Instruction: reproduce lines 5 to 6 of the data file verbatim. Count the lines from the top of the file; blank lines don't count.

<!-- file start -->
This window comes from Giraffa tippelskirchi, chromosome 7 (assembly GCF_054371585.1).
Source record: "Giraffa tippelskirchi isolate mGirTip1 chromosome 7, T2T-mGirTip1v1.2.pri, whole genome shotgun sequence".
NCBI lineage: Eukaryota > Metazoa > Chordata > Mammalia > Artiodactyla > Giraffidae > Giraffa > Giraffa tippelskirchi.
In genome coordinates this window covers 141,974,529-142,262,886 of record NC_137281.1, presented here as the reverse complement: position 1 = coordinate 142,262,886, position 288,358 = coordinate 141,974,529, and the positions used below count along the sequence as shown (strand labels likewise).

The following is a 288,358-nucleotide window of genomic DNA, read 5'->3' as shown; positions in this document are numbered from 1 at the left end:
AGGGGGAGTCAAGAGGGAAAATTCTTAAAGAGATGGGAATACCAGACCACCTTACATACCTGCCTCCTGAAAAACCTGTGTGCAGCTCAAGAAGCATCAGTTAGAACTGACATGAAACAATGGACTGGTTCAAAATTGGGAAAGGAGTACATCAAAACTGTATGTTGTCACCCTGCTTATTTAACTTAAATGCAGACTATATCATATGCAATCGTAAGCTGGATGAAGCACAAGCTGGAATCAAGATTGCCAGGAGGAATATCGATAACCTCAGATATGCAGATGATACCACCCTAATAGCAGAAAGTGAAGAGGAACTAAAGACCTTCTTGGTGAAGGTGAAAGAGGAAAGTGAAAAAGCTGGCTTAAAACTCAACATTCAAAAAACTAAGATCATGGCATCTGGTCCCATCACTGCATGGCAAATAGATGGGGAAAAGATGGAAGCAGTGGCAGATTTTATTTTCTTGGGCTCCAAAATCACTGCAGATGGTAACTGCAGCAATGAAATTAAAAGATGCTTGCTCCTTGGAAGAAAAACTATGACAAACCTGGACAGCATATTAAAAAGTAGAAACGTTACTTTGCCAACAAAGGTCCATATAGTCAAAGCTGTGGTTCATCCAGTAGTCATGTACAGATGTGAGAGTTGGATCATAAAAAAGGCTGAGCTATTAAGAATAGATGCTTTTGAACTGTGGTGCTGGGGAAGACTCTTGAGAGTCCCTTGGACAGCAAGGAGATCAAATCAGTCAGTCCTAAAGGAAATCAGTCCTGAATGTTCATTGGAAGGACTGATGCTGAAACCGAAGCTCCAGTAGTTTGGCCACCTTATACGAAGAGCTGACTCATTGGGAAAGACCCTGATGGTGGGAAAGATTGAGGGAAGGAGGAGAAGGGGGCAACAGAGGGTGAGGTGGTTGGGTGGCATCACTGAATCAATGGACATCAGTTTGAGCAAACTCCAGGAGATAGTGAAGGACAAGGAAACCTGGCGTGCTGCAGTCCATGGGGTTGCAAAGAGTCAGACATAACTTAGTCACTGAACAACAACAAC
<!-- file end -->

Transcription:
The following is a 288,358-nucleotide window of genomic DNA, read 5'->3' as shown; positions in this document are numbered from 1 at the left end:
AGGGGGAGTCAAGAGGGAAAATTCTTAAAGAGATGGGAATACCAGACCACCTTACATACCTGCCTCCTGAAAAACCTGTGTGCAGCTCAAGAAGCATCAGTTAGAACTGACATGAAACAATGGACTGGTTCAAAATTGGGAAAGGAGTACATCAAAACTGTATGTTGTCACCCTGCTTATTTAACTTAAATGCAGACTATATCATATGCAATCGTAAGCTGGATGAAGCACAAGCTGGAATCAAGATTGCCAGGAGGAATATCGATAACCTCAGATATGCAGATGATACCACCCTAATAGCAGAAAGTGAAGAGGAACTAAAGACCTTCTTGGTGAAGGTGAAAGAGGAAAGTGAAAAAGCTGGCTTAAAACTCAACATTCAAAAAACTAAGATCATGGCATCTGGTCCCATCACTGCATGGCAAATAGATGGGGAAAAGATGGAAGCAGTGGCAGATTTTATTTTCTTGGGCTCCAAAATCACTGCAGATGGTAACTGCAGCAATGAAATTAAAAGATGCTTGCTCCTTGGAAGAAAAACTATGACAAACCTGGACAGCATATTAAAAAGTAGAAACGTTACTTTGCCAACAAAGGTCCATATAGTCAAAGCTGTGGTTCATCCAGTAGTCATGTACAGATGTGAGAGTTGGATCATAAAAAAGGCTGAGCTATTAAGAATAGATGCTTTTGAACTGTGGTGCTGGGGAAGACTCTTGAGAGTCCCTTGGACAGCAAGGAGATCAAATCAGTCAGTCCTAAAGGAAATCAGTCCTGAATGTTCATTGGAAGGACTGATGCTGAAACCGAAGCTCCAGTAGTTTGGCCACCTTATACGAAGAGCTGACTCATTGGGAAAGACCCTGATGGTGGGAAAGATTGAGGGAAGGAGGAGAAGGGGGCAACAGAGGGTGAGGTGGTTGGGTGGCATCACTGAATCAATGGACATCAGTTTGAGCAAACTCCAGGAGATAGTGAAGGACAAGGAAACCTGGCGTGCTGCAGTCCATGGGGTTGCAAAGAGTCAGACATAACTTAGTCACTGAACAACAACAAC